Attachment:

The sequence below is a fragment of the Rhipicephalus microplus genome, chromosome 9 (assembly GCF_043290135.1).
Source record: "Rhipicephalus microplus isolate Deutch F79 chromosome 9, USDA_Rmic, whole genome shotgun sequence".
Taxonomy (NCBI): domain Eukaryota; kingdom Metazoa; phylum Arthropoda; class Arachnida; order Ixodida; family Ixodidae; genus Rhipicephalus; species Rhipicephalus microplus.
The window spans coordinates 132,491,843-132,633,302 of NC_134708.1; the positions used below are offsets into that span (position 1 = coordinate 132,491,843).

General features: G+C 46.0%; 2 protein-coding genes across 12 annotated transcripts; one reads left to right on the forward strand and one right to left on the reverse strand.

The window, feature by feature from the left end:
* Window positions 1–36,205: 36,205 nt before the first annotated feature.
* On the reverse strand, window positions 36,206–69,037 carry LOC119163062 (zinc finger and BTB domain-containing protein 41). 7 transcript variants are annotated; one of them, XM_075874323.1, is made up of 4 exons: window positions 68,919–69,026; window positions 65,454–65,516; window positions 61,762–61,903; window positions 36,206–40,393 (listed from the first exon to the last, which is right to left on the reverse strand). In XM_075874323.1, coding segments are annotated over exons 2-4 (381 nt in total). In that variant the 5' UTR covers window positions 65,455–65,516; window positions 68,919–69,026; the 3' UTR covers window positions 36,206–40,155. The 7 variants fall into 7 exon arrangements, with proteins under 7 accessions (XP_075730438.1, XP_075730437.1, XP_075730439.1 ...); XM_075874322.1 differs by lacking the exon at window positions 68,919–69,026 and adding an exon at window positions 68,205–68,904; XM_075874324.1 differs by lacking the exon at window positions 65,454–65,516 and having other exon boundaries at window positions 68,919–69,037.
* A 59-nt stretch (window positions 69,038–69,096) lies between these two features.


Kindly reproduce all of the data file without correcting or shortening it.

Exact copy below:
The sequence below is a fragment of the Rhipicephalus microplus genome, chromosome 9 (assembly GCF_043290135.1).
Source record: "Rhipicephalus microplus isolate Deutch F79 chromosome 9, USDA_Rmic, whole genome shotgun sequence".
Taxonomy (NCBI): domain Eukaryota; kingdom Metazoa; phylum Arthropoda; class Arachnida; order Ixodida; family Ixodidae; genus Rhipicephalus; species Rhipicephalus microplus.
The window spans coordinates 132,491,843-132,633,302 of NC_134708.1; the positions used below are offsets into that span (position 1 = coordinate 132,491,843).

General features: G+C 46.0%; 2 protein-coding genes across 12 annotated transcripts; one reads left to right on the forward strand and one right to left on the reverse strand.

The window, feature by feature from the left end:
* Window positions 1–36,205: 36,205 nt before the first annotated feature.
* On the reverse strand, window positions 36,206–69,037 carry LOC119163062 (zinc finger and BTB domain-containing protein 41). 7 transcript variants are annotated; one of them, XM_075874323.1, is made up of 4 exons: window positions 68,919–69,026; window positions 65,454–65,516; window positions 61,762–61,903; window positions 36,206–40,393 (listed from the first exon to the last, which is right to left on the reverse strand). In XM_075874323.1, coding segments are annotated over exons 2-4 (381 nt in total). In that variant the 5' UTR covers window positions 65,455–65,516; window positions 68,919–69,026; the 3' UTR covers window positions 36,206–40,155. The 7 variants fall into 7 exon arrangements, with proteins under 7 accessions (XP_075730438.1, XP_075730437.1, XP_075730439.1 ...); XM_075874322.1 differs by lacking the exon at window positions 68,919–69,026 and adding an exon at window positions 68,205–68,904; XM_075874324.1 differs by lacking the exon at window positions 65,454–65,516 and having other exon boundaries at window positions 68,919–69,037.
* A 59-nt stretch (window positions 69,038–69,096) lies between these two features.